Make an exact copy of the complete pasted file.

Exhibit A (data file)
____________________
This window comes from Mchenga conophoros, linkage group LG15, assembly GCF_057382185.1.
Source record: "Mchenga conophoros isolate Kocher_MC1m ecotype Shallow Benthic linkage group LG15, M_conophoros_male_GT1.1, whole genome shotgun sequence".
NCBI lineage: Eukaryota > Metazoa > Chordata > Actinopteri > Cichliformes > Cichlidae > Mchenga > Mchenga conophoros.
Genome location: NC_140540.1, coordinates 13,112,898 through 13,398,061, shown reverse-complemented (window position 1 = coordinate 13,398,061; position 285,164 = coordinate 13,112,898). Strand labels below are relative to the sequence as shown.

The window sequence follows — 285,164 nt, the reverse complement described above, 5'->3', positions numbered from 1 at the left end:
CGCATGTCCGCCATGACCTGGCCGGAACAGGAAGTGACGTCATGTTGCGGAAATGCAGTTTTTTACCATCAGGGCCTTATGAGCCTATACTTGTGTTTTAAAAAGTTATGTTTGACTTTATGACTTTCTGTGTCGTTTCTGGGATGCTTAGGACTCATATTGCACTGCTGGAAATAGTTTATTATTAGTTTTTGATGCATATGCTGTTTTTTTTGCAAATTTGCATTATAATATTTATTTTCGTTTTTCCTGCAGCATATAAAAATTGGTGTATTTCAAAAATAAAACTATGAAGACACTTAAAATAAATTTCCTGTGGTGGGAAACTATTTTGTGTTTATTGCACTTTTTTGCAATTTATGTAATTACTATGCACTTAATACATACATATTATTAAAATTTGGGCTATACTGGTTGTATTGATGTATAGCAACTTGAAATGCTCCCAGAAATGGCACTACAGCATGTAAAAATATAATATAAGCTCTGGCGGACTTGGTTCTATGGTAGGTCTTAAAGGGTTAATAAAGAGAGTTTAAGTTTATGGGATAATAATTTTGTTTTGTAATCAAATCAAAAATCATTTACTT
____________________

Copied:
This window comes from Mchenga conophoros, linkage group LG15, assembly GCF_057382185.1.
Source record: "Mchenga conophoros isolate Kocher_MC1m ecotype Shallow Benthic linkage group LG15, M_conophoros_male_GT1.1, whole genome shotgun sequence".
NCBI lineage: Eukaryota > Metazoa > Chordata > Actinopteri > Cichliformes > Cichlidae > Mchenga > Mchenga conophoros.
Genome location: NC_140540.1, coordinates 13,112,898 through 13,398,061, shown reverse-complemented (window position 1 = coordinate 13,398,061; position 285,164 = coordinate 13,112,898). Strand labels below are relative to the sequence as shown.

The window sequence follows — 285,164 nt, the reverse complement described above, 5'->3', positions numbered from 1 at the left end:
CGCATGTCCGCCATGACCTGGCCGGAACAGGAAGTGACGTCATGTTGCGGAAATGCAGTTTTTTACCATCAGGGCCTTATGAGCCTATACTTGTGTTTTAAAAAGTTATGTTTGACTTTATGACTTTCTGTGTCGTTTCTGGGATGCTTAGGACTCATATTGCACTGCTGGAAATAGTTTATTATTAGTTTTTGATGCATATGCTGTTTTTTTTGCAAATTTGCATTATAATATTTATTTTCGTTTTTCCTGCAGCATATAAAAATTGGTGTATTTCAAAAATAAAACTATGAAGACACTTAAAATAAATTTCCTGTGGTGGGAAACTATTTTGTGTTTATTGCACTTTTTTGCAATTTATGTAATTACTATGCACTTAATACATACATATTATTAAAATTTGGGCTATACTGGTTGTATTGATGTATAGCAACTTGAAATGCTCCCAGAAATGGCACTACAGCATGTAAAAATATAATATAAGCTCTGGCGGACTTGGTTCTATGGTAGGTCTTAAAGGGTTAATAAAGAGAGTTTAAGTTTATGGGATAATAATTTTGTTTTGTAATCAAATCAAAAATCATTTACTT